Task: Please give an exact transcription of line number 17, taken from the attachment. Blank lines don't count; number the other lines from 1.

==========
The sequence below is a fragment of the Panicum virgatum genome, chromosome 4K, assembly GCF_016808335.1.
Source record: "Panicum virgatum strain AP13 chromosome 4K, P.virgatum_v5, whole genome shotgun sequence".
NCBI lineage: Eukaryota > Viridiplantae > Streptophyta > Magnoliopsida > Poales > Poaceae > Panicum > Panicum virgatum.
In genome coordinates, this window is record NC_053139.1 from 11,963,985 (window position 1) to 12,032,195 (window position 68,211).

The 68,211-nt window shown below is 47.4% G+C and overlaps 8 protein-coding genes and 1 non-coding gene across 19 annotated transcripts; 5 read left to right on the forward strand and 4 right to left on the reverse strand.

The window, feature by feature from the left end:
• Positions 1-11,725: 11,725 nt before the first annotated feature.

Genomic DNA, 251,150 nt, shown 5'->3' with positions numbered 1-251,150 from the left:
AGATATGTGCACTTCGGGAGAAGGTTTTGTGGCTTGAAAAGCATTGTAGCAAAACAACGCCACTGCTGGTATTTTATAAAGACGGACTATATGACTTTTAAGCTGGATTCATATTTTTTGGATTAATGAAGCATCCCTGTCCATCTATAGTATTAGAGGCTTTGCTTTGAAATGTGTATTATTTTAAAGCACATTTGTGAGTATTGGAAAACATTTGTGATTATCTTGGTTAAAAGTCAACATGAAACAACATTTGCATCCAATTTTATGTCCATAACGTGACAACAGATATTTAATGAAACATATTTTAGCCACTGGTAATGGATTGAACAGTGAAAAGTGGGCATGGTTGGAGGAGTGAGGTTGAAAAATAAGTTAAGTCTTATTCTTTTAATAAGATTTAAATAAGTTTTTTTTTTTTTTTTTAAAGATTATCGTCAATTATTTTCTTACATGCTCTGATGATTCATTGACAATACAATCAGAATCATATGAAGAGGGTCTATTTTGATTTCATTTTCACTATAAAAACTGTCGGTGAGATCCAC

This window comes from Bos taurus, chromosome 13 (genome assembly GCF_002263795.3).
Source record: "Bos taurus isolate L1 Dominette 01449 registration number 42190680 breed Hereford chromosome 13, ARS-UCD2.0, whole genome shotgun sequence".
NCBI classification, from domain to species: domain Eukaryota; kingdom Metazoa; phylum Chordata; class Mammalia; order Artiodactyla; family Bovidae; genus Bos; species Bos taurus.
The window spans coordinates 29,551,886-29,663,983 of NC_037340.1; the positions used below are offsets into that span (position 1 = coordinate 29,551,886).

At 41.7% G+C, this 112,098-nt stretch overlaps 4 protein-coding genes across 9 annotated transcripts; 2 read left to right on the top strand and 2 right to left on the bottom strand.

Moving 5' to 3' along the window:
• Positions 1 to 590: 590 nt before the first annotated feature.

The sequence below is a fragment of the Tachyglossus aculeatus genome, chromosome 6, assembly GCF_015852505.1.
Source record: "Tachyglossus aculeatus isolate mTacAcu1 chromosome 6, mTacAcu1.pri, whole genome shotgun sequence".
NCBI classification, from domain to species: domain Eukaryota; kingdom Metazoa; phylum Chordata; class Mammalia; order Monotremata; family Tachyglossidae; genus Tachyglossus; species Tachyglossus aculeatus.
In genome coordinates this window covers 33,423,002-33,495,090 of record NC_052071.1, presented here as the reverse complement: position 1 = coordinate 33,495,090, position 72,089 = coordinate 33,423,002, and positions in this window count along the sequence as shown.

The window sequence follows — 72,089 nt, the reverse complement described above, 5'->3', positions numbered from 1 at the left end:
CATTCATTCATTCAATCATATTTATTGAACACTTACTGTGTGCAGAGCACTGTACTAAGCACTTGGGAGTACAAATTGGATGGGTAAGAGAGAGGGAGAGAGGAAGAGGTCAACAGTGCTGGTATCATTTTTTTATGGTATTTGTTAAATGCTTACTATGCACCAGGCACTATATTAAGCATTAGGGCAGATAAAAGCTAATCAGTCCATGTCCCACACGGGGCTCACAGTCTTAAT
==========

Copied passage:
The sequence below is a fragment of the Tachyglossus aculeatus genome, chromosome 6, assembly GCF_015852505.1.